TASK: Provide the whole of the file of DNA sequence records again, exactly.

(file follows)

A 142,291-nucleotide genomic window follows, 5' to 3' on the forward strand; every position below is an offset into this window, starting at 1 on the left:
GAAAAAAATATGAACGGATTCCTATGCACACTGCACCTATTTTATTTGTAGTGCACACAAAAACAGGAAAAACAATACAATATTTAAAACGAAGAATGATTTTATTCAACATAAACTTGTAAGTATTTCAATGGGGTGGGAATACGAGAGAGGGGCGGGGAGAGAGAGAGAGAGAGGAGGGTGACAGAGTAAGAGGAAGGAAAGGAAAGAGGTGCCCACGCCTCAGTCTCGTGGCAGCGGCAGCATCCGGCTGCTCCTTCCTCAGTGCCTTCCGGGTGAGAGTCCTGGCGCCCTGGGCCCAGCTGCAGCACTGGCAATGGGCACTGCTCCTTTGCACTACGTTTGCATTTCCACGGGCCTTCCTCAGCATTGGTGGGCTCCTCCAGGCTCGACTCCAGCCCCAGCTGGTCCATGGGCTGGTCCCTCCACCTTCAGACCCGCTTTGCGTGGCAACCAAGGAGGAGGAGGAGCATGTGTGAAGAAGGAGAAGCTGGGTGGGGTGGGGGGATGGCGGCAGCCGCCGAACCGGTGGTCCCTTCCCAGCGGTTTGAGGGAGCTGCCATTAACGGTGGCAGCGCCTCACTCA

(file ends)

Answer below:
A 142,291-nucleotide genomic window follows, 5' to 3' on the forward strand; every position below is an offset into this window, starting at 1 on the left:
GAAAAAAATATGAACGGATTCCTATGCACACTGCACCTATTTTATTTGTAGTGCACACAAAAACAGGAAAAACAATACAATATTTAAAACGAAGAATGATTTTATTCAACATAAACTTGTAAGTATTTCAATGGGGTGGGAATACGAGAGAGGGGCGGGGAGAGAGAGAGAGAGAGGAGGGTGACAGAGTAAGAGGAAGGAAAGGAAAGAGGTGCCCACGCCTCAGTCTCGTGGCAGCGGCAGCATCCGGCTGCTCCTTCCTCAGTGCCTTCCGGGTGAGAGTCCTGGCGCCCTGGGCCCAGCTGCAGCACTGGCAATGGGCACTGCTCCTTTGCACTACGTTTGCATTTCCACGGGCCTTCCTCAGCATTGGTGGGCTCCTCCAGGCTCGACTCCAGCCCCAGCTGGTCCATGGGCTGGTCCCTCCACCTTCAGACCCGCTTTGCGTGGCAACCAAGGAGGAGGAGGAGCATGTGTGAAGAAGGAGAAGCTGGGTGGGGTGGGGGGATGGCGGCAGCCGCCGAACCGGTGGTCCCTTCCCAGCGGTTTGAGGGAGCTGCCATTAACGGTGGCAGCGCCTCACTCA